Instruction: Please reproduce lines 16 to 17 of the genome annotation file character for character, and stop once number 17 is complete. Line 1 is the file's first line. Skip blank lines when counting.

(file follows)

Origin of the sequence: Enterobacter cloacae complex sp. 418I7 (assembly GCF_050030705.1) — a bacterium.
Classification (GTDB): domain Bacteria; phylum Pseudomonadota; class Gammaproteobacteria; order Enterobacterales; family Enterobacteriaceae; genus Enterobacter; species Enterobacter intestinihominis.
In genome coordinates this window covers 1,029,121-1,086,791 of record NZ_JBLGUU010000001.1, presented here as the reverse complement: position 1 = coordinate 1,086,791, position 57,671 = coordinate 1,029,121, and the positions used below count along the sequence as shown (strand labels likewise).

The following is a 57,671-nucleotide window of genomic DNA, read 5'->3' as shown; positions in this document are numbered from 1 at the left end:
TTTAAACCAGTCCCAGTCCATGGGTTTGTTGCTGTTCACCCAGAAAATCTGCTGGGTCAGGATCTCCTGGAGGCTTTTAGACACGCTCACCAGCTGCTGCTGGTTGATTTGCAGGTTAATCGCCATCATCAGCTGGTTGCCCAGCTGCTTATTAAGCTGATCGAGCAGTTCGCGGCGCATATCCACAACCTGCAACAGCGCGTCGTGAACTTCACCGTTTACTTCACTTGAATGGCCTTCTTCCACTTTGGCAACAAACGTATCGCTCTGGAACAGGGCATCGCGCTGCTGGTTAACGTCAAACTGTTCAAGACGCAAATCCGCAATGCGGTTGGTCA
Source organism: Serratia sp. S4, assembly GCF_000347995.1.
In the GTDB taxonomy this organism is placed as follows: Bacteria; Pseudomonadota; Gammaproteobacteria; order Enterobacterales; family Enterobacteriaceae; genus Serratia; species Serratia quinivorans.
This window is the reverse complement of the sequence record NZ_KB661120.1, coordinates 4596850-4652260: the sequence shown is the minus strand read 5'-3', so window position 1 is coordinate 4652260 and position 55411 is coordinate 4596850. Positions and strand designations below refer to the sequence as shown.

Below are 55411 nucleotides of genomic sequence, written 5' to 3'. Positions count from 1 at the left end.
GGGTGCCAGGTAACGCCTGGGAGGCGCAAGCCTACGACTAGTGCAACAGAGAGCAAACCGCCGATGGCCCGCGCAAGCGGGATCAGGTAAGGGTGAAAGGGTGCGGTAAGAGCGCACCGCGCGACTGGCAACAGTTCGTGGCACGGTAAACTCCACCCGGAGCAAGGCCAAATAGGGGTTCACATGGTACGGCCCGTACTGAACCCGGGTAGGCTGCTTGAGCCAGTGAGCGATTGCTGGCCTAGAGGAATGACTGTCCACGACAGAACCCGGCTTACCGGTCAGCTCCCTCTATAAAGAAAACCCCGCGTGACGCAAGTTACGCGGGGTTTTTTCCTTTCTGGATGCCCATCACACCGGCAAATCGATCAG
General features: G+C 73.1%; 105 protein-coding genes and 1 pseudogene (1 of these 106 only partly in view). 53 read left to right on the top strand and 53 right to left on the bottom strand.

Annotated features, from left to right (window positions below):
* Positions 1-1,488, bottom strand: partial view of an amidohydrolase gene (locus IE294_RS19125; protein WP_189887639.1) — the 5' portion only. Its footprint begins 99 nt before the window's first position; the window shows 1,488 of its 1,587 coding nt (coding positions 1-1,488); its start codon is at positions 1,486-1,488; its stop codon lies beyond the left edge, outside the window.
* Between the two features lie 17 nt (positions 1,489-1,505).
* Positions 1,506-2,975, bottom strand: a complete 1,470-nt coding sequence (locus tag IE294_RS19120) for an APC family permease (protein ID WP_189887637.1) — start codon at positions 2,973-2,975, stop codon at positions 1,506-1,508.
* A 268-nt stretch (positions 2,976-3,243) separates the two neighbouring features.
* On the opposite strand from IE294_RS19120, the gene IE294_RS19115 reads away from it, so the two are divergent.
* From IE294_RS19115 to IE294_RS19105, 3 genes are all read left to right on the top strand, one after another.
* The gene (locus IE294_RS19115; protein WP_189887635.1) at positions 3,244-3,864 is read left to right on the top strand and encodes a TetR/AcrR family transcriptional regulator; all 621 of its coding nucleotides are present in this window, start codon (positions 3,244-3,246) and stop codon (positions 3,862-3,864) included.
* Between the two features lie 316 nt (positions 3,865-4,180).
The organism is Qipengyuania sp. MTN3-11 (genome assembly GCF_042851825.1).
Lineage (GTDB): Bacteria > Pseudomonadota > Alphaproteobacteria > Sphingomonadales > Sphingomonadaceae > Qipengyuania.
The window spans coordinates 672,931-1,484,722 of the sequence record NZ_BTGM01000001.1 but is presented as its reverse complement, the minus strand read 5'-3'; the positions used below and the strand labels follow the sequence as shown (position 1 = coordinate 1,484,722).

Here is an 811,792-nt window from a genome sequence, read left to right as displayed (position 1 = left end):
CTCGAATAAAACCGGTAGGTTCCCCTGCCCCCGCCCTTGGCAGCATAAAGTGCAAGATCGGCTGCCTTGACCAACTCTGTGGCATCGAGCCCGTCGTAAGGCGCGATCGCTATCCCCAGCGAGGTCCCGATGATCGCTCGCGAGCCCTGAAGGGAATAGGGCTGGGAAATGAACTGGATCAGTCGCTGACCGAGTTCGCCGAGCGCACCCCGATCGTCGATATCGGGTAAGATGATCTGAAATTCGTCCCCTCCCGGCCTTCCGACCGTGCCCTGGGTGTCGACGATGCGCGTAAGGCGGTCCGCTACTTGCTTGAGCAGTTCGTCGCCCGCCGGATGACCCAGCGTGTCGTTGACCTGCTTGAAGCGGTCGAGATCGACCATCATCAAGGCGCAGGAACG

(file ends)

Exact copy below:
* A 268-nt stretch (positions 2,976-3,243) separates the two neighbouring features.
* On the opposite strand from IE294_RS19120, the gene IE294_RS19115 reads away from it, so the two are divergent.